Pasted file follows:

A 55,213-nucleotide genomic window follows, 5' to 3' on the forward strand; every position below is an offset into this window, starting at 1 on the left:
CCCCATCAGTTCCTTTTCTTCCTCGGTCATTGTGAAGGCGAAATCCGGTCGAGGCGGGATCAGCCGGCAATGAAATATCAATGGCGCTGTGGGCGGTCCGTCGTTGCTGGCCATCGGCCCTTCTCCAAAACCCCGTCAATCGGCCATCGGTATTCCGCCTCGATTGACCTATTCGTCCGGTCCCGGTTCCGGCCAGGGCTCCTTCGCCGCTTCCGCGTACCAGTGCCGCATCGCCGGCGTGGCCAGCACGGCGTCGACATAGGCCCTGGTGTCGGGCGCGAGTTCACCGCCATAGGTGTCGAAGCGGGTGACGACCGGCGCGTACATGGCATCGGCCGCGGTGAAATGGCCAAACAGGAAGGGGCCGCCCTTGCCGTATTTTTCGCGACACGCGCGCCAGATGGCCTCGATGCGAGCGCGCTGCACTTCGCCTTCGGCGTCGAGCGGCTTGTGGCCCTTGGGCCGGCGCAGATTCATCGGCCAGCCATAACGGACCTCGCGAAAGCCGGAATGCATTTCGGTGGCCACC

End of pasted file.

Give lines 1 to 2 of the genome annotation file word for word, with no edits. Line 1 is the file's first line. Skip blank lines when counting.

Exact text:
A 55,213-nucleotide genomic window follows, 5' to 3' on the forward strand; every position below is an offset into this window, starting at 1 on the left:
CCCCATCAGTTCCTTTTCTTCCTCGGTCATTGTGAAGGCGAAATCCGGTCGAGGCGGGATCAGCCGGCAATGAAATATCAATGGCGCTGTGGGCGGTCCGTCGTTGCTGGCCATCGGCCCTTCTCCAAAACCCCGTCAATCGGCCATCGGTATTCCGCCTCGATTGACCTATTCGTCCGGTCCCGGTTCCGGCCAGGGCTCCTTCGCCGCTTCCGCGTACCAGTGCCGCATCGCCGGCGTGGCCAGCACGGCGTCGACATAGGCCCTGGTGTCGGGCGCGAGTTCACCGCCATAGGTGTCGAAGCGGGTGACGACCGGCGCGTACATGGCATCGGCCGCGGTGAAATGGCCAAACAGGAAGGGGCCGCCCTTGCCGTATTTTTCGCGACACGCGCGCCAGATGGCCTCGATGCGAGCGCGCTGCACTTCGCCTTCGGCGTCGAGCGGCTTGTGGCCCTTGGGCCGGCGCAGATTCATCGGCCAGCCATAACGGACCTCGCGAAAGCCGGAATGCATTTCGGTGGCCACC